Building Belarus’ defense capacity is at odds with Russia’s interests
By Andrei Parotnikau
Moscow, albeit claiming Minsk a strategic military ally, appears to be not ready to assist Belarus in building her military capacity. This has been the Kremlin’s long-term strategy towards Belarus, which is unlikely to change in the future.
Last week, Lukashenka familiarized himself with the results of work on developing missile weapons in Belarus. In the meantime, he said, that Russia refused to provide her testing grounds for testing Belarus-made missiles and that Belarus was considering alternatives, such as the landfills of Saudi Arabia, China, Kazakhstan, and Uzbekistan.
That said, previously, it was reported that Russia would transfer her Iskander-E tactical missile systems to Belarus free of charge or at a discount. However, in April 2009, Lukashenka let slip that Belarus could do without the Russian assistance in this regard, while back in November 2008, he argued that Belarus had the purchase of Iskander-E in her long-term military development plans yet since 2005-2006. Belarus has primarily financial constraints on this account. In April 2018, Lukashenka praised China for her assistance in developing missile weapons for the national army.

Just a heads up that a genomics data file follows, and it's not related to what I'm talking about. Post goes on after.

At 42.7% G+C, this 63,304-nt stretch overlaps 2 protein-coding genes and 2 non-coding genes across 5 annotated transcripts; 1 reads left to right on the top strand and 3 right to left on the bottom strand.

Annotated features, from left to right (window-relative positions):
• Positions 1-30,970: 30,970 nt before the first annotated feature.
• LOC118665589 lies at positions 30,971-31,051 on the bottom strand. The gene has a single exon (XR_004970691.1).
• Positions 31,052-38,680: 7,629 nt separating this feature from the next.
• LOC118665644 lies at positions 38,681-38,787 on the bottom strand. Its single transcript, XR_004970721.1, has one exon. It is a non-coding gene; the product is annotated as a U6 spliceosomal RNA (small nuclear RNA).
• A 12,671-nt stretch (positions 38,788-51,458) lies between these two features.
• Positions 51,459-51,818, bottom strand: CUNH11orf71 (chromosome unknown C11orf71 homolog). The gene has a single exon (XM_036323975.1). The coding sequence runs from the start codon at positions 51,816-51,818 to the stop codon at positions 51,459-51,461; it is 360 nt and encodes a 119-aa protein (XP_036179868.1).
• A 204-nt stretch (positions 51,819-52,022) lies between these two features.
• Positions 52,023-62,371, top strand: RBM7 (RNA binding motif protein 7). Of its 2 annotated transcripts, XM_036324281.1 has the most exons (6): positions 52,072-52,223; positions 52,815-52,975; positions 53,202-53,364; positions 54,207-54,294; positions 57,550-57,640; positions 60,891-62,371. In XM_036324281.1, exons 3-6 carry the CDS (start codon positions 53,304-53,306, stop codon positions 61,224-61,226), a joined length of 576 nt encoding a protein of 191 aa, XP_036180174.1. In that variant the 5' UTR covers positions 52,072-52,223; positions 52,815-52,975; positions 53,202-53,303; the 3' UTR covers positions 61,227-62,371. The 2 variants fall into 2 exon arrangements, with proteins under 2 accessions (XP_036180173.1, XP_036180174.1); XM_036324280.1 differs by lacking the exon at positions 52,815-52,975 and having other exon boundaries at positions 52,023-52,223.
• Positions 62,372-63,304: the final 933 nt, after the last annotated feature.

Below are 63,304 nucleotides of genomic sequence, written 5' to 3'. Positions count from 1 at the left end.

Earlier, Russia repeatedly rejected Belarus’ appeals for new and used combat aircraft to strengthen the national Air Force (including through leasing) and attempted to deploy a Russian airbase instead. Moreover, Russia was creating obstacles for Belarus in her efforts to modernize military aviation, referring to the requirement to coordinate such work with the aircraft manufacturer.
The only significant gratuitous weapon supply to Belarus from Russia was the transfer of four S-300PS air-defense divisions, which were withdrawn from the Russian army service being replaced by modern versions. It took the sides five years to complete the negotiations and the transfer.
Moscow is interested in retaining Belarus’ maximum dependence on the Russian defense industry and has not demonstrated allied support in military-technical development. Such an approach appears to be Russia’s strategy of the last 15 years and it is unlikely to change either due to political or financial considerations.